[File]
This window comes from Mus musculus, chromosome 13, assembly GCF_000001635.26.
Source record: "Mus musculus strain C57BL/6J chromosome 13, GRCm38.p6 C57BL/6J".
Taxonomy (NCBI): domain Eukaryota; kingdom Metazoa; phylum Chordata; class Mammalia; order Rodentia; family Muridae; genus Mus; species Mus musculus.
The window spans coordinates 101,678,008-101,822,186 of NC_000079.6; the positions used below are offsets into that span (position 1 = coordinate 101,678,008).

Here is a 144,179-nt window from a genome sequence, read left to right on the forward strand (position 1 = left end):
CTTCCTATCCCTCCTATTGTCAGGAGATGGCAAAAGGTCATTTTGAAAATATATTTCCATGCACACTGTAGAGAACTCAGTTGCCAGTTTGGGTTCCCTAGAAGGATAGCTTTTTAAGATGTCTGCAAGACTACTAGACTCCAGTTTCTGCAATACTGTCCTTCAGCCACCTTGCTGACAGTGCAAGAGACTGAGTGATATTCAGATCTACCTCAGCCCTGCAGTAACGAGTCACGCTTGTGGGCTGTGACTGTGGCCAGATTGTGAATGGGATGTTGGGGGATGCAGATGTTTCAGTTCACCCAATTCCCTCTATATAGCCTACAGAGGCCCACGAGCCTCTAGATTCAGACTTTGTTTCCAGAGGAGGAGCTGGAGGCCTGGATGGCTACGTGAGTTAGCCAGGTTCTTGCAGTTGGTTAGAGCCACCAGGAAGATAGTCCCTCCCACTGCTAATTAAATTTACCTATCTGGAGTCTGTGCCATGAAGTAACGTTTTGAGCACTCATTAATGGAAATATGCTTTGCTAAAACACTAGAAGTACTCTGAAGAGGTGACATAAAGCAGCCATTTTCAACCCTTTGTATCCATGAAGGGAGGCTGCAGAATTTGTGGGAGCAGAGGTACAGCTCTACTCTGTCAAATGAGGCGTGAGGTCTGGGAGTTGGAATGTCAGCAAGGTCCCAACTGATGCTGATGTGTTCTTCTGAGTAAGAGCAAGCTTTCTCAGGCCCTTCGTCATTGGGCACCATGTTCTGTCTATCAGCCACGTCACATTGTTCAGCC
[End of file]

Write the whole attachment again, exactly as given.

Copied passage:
This window comes from Mus musculus, chromosome 13, assembly GCF_000001635.26.
Source record: "Mus musculus strain C57BL/6J chromosome 13, GRCm38.p6 C57BL/6J".
Taxonomy (NCBI): domain Eukaryota; kingdom Metazoa; phylum Chordata; class Mammalia; order Rodentia; family Muridae; genus Mus; species Mus musculus.
The window spans coordinates 101,678,008-101,822,186 of NC_000079.6; the positions used below are offsets into that span (position 1 = coordinate 101,678,008).

Here is a 144,179-nt window from a genome sequence, read left to right on the forward strand (position 1 = left end):
CTTCCTATCCCTCCTATTGTCAGGAGATGGCAAAAGGTCATTTTGAAAATATATTTCCATGCACACTGTAGAGAACTCAGTTGCCAGTTTGGGTTCCCTAGAAGGATAGCTTTTTAAGATGTCTGCAAGACTACTAGACTCCAGTTTCTGCAATACTGTCCTTCAGCCACCTTGCTGACAGTGCAAGAGACTGAGTGATATTCAGATCTACCTCAGCCCTGCAGTAACGAGTCACGCTTGTGGGCTGTGACTGTGGCCAGATTGTGAATGGGATGTTGGGGGATGCAGATGTTTCAGTTCACCCAATTCCCTCTATATAGCCTACAGAGGCCCACGAGCCTCTAGATTCAGACTTTGTTTCCAGAGGAGGAGCTGGAGGCCTGGATGGCTACGTGAGTTAGCCAGGTTCTTGCAGTTGGTTAGAGCCACCAGGAAGATAGTCCCTCCCACTGCTAATTAAATTTACCTATCTGGAGTCTGTGCCATGAAGTAACGTTTTGAGCACTCATTAATGGAAATATGCTTTGCTAAAACACTAGAAGTACTCTGAAGAGGTGACATAAAGCAGCCATTTTCAACCCTTTGTATCCATGAAGGGAGGCTGCAGAATTTGTGGGAGCAGAGGTACAGCTCTACTCTGTCAAATGAGGCGTGAGGTCTGGGAGTTGGAATGTCAGCAAGGTCCCAACTGATGCTGATGTGTTCTTCTGAGTAAGAGCAAGCTTTCTCAGGCCCTTCGTCATTGGGCACCATGTTCTGTCTATCAGCCACGTCACATTGTTCAGCC